Paris’s firefighters: the heroes of Notre-Dame
In a book titled Notre-Dame: The Soul of France, published in 2020, journalist and essayist Agnès Poirier recounts a remarkable anecdote that might have played a significant part in saving Notre-Dame on the evening of the fire: it has to do with the exceptional physical fitness of Paris’s firefighters, put to the test daily via the “plank test”.
Created by the Paris fire brigade in 1895, it was originally designed as a one-off test. Over time, it developed into an essential part of the training received by Paris’s firefighters: every morning, the city’s military firefighters, wearing their full firefighting gear, must hoist themselves up onto an oak plank four to five centimetres thick, one metre wide and 1.3 metres deep, fixed 2.4 metres above ground. If a firefighter cannot climb onto the plank, he or she fails the test and is declared unfit to respond to emergency calls.
The goal is to establish whether firefighters are able to pull themselves up if a roof falls or a floor collapses. More than just a physical test or tradition, the plank test determines whether firefighters are allowed to leave their station. Performance on the plank test also determines firefighters’ postings.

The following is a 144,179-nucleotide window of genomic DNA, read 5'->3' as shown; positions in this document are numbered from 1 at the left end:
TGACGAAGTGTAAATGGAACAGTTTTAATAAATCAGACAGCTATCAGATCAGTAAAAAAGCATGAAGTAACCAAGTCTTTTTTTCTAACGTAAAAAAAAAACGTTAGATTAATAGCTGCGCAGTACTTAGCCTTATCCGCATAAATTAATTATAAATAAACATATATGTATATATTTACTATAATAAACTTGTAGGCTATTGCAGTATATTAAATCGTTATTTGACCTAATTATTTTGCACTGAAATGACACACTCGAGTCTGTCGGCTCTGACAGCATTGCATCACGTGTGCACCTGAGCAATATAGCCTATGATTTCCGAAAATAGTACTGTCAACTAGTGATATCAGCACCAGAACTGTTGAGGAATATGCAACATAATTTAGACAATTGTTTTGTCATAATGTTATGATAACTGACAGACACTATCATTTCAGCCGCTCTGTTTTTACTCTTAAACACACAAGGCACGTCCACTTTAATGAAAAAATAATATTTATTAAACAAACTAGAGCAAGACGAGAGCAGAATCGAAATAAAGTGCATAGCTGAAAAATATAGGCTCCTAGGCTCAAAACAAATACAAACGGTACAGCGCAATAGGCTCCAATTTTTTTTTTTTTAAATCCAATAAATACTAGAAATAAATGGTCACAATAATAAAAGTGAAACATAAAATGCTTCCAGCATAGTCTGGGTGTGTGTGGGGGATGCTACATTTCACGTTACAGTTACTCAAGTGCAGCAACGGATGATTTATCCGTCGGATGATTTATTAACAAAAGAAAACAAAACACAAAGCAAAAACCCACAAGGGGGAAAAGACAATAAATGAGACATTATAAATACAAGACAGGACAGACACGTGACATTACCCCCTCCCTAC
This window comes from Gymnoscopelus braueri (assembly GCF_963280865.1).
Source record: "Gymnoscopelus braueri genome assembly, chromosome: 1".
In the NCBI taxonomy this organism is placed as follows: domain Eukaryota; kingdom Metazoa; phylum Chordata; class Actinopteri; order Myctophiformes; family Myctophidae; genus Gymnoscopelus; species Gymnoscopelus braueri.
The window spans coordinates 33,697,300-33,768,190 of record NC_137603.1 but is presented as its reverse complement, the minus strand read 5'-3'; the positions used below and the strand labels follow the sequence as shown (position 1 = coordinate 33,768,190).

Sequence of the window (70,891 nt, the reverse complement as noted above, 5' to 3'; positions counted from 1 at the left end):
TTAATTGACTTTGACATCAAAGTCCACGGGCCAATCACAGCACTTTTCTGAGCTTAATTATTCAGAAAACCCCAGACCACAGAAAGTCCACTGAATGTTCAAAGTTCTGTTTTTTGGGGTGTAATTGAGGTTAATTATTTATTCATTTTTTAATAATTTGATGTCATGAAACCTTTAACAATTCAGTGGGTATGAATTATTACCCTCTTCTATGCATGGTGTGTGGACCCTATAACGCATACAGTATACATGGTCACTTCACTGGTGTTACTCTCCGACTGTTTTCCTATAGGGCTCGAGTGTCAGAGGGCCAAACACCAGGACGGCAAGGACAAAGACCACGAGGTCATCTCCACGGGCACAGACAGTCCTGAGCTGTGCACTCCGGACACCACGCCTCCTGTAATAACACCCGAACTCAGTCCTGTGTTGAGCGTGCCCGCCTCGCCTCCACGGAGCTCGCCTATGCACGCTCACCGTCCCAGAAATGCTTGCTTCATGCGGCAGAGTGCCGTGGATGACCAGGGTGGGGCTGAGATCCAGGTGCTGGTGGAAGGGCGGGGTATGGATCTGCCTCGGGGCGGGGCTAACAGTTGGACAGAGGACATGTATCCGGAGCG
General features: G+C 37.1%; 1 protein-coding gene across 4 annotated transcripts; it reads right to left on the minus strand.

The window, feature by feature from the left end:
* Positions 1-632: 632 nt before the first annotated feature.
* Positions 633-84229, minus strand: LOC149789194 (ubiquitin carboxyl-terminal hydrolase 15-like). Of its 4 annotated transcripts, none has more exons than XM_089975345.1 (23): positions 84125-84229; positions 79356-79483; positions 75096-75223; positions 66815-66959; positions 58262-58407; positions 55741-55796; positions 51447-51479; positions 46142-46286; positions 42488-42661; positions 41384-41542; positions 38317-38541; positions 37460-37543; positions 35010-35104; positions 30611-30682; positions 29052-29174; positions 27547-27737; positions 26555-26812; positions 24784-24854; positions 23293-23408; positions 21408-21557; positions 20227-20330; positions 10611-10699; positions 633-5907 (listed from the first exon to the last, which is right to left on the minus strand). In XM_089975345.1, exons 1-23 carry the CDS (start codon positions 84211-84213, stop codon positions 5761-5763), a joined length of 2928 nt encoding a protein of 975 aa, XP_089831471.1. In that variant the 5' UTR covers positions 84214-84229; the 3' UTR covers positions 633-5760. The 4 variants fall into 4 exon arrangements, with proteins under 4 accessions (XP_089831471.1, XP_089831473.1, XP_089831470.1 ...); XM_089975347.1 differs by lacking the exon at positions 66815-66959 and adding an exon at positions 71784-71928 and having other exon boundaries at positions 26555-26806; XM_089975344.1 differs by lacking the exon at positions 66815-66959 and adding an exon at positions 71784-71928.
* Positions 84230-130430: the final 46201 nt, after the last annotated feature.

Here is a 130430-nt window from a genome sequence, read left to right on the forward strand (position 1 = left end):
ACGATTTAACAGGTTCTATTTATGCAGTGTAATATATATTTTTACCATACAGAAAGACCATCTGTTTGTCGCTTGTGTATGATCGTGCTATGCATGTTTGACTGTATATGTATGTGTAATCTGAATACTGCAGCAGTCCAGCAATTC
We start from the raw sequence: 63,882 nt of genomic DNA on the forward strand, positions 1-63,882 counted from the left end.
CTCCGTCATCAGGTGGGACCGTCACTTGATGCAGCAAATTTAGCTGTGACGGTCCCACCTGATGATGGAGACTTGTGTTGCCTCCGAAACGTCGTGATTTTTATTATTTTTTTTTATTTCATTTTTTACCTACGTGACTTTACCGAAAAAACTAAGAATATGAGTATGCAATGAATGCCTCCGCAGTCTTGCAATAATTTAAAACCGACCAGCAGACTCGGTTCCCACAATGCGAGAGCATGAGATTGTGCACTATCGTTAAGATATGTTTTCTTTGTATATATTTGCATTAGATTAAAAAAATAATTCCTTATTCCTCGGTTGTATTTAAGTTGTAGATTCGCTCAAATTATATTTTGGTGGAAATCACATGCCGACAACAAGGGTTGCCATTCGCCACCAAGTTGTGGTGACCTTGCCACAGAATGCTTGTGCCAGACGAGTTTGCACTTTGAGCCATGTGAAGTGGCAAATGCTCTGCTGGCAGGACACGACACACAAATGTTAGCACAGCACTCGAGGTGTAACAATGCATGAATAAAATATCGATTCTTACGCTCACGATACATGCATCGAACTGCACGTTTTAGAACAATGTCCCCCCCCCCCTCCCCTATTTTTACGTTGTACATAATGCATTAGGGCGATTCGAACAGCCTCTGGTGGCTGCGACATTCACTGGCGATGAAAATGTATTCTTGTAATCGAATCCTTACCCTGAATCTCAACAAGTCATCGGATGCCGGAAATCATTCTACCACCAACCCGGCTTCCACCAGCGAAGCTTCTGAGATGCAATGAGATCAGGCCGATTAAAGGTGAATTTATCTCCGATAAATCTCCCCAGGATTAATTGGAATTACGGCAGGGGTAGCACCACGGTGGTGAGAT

As Agnès Poirier explains, “Paris’s firefighters have a reputation for going straight into the fire, inside buildings, and succeeding in worming their way into the narrow corridors of Paris’s buildings. Their colleagues in London and New York, for example, only attack the fire from outside. [...] When General Gallet, Commander-in-Chief of the Paris Fire Brigade, arrives at the square in front of Notre-Dame with his men, among them Lieutenant-Colonel Gabriel Plus and General Jean-Marie Gontier, his second-in-command, he immediately knows he can throw away the rulebook. It is already too late to save the roof.
And anyway, too much water could destroy the medieval stones. As for the thirteenth-century rose windows, too much water pressure would smash them to pieces. Gallet must think differently, and fast. His plan is to attack the fire on all fronts at once.
He sends a vanguard of firefighters up the narrow spiral staircase to the 44-metre-high cornice to try and head off the fire from each side. He also sets up a curtain of water between the roof and the towers to lower the temperature and protect the north and south belfries and their ten enormous bronze bells.”
This high-risk intervention undoubtedly saved the cathedral from complete collapse…
- Sources: Ministry of the Armed Forces, “Notre-Dame: the Soul of France” by Agnès Poirier (unofficial translation)
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